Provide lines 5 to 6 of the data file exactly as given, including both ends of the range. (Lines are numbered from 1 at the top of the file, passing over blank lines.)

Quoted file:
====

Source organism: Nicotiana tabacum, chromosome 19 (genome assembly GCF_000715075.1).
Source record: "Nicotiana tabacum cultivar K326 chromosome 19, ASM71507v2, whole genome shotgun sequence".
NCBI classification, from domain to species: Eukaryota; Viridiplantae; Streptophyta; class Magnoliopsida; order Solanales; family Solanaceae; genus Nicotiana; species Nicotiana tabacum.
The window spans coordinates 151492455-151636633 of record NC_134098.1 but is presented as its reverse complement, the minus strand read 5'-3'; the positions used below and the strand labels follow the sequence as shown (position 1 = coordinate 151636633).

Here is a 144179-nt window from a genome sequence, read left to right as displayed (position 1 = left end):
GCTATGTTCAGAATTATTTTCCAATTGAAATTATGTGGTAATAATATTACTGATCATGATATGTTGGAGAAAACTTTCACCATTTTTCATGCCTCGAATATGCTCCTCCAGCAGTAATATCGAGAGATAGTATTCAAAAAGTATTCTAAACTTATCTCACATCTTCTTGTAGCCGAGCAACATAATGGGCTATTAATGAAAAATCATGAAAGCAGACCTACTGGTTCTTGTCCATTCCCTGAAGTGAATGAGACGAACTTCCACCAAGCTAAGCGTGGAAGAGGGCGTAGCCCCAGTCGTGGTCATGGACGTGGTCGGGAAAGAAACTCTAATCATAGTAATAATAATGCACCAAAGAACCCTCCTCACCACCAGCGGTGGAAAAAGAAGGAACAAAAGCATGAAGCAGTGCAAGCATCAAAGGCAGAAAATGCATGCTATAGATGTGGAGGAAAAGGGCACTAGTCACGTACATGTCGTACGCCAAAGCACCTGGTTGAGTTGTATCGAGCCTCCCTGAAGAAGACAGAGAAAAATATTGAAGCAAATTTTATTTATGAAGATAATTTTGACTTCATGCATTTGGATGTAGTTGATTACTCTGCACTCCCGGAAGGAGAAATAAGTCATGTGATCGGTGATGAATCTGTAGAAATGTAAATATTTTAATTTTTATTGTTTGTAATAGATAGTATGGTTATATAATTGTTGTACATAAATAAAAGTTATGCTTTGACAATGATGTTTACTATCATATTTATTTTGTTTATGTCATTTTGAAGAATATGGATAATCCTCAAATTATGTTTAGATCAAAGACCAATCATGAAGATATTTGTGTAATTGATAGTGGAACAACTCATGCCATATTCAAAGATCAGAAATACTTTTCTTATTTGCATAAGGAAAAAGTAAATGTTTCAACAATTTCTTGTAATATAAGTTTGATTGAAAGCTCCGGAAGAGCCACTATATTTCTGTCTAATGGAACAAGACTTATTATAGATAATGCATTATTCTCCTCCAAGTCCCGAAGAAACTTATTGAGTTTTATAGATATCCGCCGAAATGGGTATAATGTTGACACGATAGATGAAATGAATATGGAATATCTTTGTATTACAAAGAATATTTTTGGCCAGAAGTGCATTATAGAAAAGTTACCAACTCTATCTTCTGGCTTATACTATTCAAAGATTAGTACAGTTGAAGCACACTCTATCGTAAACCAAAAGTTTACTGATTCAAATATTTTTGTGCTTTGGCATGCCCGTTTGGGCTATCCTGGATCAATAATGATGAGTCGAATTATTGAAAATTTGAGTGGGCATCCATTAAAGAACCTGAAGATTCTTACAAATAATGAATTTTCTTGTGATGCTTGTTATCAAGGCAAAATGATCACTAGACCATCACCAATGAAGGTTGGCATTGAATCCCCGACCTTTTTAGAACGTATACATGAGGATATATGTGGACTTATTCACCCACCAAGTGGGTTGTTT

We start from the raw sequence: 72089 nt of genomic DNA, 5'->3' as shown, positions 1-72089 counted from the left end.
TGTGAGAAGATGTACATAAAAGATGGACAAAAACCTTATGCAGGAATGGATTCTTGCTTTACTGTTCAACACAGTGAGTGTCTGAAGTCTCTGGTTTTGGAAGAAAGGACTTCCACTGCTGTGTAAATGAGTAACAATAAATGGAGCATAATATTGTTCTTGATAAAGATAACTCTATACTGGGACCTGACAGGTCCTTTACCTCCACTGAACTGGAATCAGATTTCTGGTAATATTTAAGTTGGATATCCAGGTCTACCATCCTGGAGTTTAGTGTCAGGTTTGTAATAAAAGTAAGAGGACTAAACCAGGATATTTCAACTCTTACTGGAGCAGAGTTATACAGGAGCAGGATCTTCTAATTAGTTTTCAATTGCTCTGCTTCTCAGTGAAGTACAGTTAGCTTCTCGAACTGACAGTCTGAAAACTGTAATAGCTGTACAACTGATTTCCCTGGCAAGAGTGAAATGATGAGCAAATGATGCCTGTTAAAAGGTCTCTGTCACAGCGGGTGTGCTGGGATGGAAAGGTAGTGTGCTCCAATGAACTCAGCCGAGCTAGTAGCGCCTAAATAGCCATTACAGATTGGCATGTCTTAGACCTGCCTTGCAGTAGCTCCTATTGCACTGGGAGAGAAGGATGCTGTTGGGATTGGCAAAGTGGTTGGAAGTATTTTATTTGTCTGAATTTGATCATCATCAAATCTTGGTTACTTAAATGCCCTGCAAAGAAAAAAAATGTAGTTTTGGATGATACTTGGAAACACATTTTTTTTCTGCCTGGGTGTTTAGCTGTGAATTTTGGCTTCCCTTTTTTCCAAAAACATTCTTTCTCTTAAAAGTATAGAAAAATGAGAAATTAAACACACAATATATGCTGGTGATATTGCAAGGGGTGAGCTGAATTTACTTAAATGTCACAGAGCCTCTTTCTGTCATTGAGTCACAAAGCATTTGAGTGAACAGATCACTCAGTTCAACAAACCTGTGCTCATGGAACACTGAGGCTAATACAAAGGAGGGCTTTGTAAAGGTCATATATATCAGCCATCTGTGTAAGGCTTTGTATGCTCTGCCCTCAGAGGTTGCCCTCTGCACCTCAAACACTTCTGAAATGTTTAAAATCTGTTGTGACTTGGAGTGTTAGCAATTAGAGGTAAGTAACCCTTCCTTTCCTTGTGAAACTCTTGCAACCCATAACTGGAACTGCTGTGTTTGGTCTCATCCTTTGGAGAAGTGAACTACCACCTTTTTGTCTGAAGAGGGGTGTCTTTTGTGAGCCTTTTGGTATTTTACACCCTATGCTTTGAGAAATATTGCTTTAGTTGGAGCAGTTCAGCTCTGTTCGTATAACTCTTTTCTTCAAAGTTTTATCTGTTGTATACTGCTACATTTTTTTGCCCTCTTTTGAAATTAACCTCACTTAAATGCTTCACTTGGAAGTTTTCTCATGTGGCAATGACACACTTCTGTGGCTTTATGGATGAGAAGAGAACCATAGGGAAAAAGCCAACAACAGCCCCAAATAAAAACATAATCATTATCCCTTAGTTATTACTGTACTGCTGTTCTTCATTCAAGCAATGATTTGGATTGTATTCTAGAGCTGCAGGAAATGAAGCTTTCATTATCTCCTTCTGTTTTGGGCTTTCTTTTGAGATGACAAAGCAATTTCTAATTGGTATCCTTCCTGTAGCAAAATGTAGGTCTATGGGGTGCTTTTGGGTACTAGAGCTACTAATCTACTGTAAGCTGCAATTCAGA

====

Here is a 144179-nt window from a genome sequence, read left to right as displayed (position 1 = left end):
GCTATGTTCAGAATTATTTTCCAATTGAAATTATGTGGTAATAATATTACTGATCATGATATGTTGGAGAAAACTTTCACCATTTTTCATGCCTCGAATATGCTCCTCCAGCAGTAATATCGAGAGATAGTATTCAAAAAGTATTCTAAACTTATCTCACATCTTCTTGTAGCCGAGCAACATAATGGGCTATTAATGAAAAATCATGAAAGCAGACCTACTGGTTCTTGTCCATTCCCTGAAGTGAATGAGACGAACTTCCACCAAGCTAAGCGTGGAAGAGGGCGTAGCCCCAGTCGTGGTCATGGACGTGGTCGGGAAAGAAACTCTAATCATAGTAATAATAATGCACCAAAGAACCCTCCTCACCACCAGCGGTGGAAAAAGAAGGAACAAAAGCATGAAGCAGTGCAAGCATCAAAGGCAGAAAATGCATGCTATAGATGTGGAGGAAAAGGGCACTAGTCACGTACATGTCGTACGCCAAAGCACCTGGTTGAGTTGTATCGAGCCTCCCTGAAGAAGACAGAGAAAAATATTGAAGCAAATTTTATTTATGAAGATAATTTTGACTTCATGCATTTGGATGTAGTTGATTACTCTGCACTCCCGGAAGGAGAAATAAGTCATGTGATCGGTGATGAATCTGTAGAAATGTAAATATTTTAATTTTTATTGTTTGTAATAGATAGTATGGTTATATAATTGTTGTACATAAATAAAAGTTATGCTTTGACAATGATGTTTACTATCATATTTATTTTGTTTATGTCATTTTGAAGAATATGGATAATCCTCAAATTATGTTTAGATCAAAGACCAATCATGAAGATATTTGTGTAATTGATAGTGGAACAACTCATGCCATATTCAAAGATCAGAAATACTTTTCTTATTTGCATAAGGAAAAAGTAAATGTTTCAACAATTTCTTGTAATATAAGTTTGATTGAAAGCTCCGGAAGAGCCACTATATTTCTGTCTAATGGAACAAGACTTATTATAGATAATGCATTATTCTCCTCCAAGTCCCGAAGAAACTTATTGAGTTTTATAGATATCCGCCGAAATGGGTATAATGTTGACACGATAGATGAAATGAATATGGAATATCTTTGTATTACAAAGAATATTTTTGGCCAGAAGTGCATTATAGAAAAGTTACCAACTCTATCTTCTGGCTTATACTATTCAAAGATTAGTACAGTTGAAGCACACTCTATCGTAAACCAAAAGTTTACTGATTCAAATATTTTTGTGCTTTGGCATGCCCGTTTGGGCTATCCTGGATCAATAATGATGAGTCGAATTATTGAAAATTTGAGTGGGCATCCATTAAAGAACCTGAAGATTCTTACAAATAATGAATTTTCTTGTGATGCTTGTTATCAAGGCAAAATGATCACTAGACCATCACCAATGAAGGTTGGCATTGAATCCCCGACCTTTTTAGAACGTATACATGAGGATATATGTGGACTTATTCACCCACCAAGTGGGTTGTTT